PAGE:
In its updated quarterly projections, Fed officials now plan to hike their short-term policy rate once in 2022, three times in 2023 – one more than they expected in June – and three times. in 2024. This benchmark rate, which influences many consumers and business loans, has been stuck at near zero since March 2020, when the pandemic erupted.

Before starting to raise rates, however, the Fed expects to start cutting or cutting back on its monthly bond purchases. The central bank had signaled last year that it would likely start cutting its $ 120 billion a month treasury bill and mortgage bond purchases once the economy made “further substantial progress” towards the Fed’s targets of maximum employment and average annual inflation of 2%. .

“If progress continues broadly as planned, the Committee believes that a moderation in the pace of asset purchases may soon be warranted,” the Fed said in a statement released after its two-day meeting ended Wednesday.

Inflation has risen enough to meet the Fed’s test for substantial progress. And Powell said at his press conference that he believes Jobs has also “nearly filled” that test.

Overall, the decline in Fed bond purchases and its possible rate hikes, whenever they happen, will mean some borrowers will have to pay more for mortgages, credit cards, and business loans. .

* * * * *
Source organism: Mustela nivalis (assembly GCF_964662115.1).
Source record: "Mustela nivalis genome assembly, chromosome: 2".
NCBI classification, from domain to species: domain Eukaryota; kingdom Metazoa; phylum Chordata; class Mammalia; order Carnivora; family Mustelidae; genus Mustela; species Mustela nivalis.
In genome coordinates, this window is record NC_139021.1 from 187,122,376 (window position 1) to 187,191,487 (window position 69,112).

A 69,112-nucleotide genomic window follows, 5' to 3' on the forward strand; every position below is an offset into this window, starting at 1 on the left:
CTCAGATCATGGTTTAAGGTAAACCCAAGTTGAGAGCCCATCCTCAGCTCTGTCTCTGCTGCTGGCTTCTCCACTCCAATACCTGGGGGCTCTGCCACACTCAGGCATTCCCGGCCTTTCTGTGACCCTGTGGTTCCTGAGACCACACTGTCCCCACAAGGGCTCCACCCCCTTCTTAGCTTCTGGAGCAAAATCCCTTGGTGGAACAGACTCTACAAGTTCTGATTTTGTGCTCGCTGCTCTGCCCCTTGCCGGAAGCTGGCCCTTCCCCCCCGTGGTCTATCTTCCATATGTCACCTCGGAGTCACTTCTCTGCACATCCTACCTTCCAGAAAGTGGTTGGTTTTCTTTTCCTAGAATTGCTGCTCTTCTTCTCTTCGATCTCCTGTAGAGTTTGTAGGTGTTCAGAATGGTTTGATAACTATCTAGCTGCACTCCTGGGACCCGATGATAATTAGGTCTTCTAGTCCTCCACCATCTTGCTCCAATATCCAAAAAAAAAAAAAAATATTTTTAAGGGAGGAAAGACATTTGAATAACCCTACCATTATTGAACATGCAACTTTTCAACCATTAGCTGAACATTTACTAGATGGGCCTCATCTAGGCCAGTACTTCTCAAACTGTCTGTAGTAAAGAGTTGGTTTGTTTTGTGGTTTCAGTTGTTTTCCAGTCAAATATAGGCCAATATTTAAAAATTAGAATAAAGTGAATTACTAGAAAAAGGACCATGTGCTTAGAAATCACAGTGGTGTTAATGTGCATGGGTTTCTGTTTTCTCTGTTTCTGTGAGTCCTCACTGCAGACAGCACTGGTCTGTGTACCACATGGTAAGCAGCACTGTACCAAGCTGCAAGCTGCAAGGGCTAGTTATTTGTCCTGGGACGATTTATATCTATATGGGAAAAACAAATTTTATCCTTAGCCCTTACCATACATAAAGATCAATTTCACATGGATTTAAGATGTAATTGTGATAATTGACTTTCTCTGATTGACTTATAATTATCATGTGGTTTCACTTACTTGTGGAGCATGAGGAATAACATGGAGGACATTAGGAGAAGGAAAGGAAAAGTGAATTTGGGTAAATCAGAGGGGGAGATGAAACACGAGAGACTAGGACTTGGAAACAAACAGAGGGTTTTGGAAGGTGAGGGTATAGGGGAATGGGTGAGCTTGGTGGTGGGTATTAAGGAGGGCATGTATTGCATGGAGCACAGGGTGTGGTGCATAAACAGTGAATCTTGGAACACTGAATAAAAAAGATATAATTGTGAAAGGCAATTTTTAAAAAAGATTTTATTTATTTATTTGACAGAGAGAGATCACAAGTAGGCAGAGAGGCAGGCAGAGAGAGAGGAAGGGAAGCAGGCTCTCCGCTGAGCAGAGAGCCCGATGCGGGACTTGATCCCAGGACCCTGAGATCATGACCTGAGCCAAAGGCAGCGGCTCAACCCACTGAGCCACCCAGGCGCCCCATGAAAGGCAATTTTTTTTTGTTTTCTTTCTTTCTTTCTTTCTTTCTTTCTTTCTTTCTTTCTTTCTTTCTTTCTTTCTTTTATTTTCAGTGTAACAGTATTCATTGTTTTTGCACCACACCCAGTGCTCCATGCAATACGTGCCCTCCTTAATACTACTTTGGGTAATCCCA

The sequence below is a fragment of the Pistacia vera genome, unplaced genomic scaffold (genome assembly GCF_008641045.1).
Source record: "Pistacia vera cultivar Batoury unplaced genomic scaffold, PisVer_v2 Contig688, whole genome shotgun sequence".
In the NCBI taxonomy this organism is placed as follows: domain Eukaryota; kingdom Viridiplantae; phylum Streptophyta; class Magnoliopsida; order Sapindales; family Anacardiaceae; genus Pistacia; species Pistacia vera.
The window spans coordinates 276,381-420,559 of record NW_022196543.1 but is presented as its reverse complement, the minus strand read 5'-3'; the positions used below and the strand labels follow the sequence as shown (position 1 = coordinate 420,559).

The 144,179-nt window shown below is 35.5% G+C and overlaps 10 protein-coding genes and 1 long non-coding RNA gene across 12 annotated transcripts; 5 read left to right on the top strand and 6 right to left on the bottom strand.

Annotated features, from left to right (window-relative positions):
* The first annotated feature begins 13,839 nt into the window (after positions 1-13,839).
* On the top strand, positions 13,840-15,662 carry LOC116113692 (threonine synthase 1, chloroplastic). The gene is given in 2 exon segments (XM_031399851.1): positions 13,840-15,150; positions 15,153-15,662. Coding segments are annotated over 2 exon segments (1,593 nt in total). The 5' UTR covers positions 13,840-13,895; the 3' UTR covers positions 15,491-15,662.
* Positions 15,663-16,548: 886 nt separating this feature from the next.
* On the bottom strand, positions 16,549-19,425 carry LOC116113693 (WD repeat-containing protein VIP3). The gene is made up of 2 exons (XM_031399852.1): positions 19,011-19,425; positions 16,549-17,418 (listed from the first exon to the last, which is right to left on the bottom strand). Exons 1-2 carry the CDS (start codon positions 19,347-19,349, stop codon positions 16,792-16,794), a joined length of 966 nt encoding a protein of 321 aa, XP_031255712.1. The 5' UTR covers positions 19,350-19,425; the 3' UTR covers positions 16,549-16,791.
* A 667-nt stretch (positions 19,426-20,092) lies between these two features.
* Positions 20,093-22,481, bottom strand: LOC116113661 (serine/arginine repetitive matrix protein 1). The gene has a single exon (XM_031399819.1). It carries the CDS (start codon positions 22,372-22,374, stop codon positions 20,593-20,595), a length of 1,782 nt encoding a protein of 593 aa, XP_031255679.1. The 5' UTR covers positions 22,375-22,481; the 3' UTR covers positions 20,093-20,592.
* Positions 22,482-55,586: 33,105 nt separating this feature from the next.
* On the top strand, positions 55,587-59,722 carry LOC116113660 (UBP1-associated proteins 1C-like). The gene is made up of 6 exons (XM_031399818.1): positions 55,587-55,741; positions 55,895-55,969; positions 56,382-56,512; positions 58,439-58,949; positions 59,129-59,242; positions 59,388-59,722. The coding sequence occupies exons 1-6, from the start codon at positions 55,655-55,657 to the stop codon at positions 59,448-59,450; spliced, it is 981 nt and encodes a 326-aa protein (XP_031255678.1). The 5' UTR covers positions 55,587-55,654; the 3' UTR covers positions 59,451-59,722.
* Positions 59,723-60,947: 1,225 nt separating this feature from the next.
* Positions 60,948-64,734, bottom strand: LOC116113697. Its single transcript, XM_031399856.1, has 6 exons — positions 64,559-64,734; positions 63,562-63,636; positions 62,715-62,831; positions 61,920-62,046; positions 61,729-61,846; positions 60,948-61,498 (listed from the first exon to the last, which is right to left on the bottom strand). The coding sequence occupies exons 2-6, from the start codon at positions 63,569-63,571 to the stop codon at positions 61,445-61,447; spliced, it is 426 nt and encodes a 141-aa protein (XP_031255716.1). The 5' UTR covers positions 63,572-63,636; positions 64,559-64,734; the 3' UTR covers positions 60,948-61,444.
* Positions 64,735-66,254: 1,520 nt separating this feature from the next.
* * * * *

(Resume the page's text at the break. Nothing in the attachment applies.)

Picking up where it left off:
The Fed has not hinted at how fast it will cut back on buying. But it is expected to significantly reduce its purchases of treasury bills by $ 10 billion per month and $ 5 billion of mortgage-backed securities.

The tricky task for the Powell Fed is to explain how it will soon begin to withdraw economic support while reassuring investors, consumers and business leaders that it will not act so fast it will derail recovery from recession. Powell has repeatedly expressed his belief that the current high level of inflation will subside as the economy normalizes – and partly for this reason, said the central bank is not yet close to raising prices. interest rate.

But changes in the Fed’s interest rate projections suggest the central bank is gradually moving closer to it. In March, the 18 officials who make up its policy-making committee predicted that they would not hike rates at all until 2023. In June, the committee revised its forecast to two rate hikes in 2023. And now he sees a rate hike soon like next year.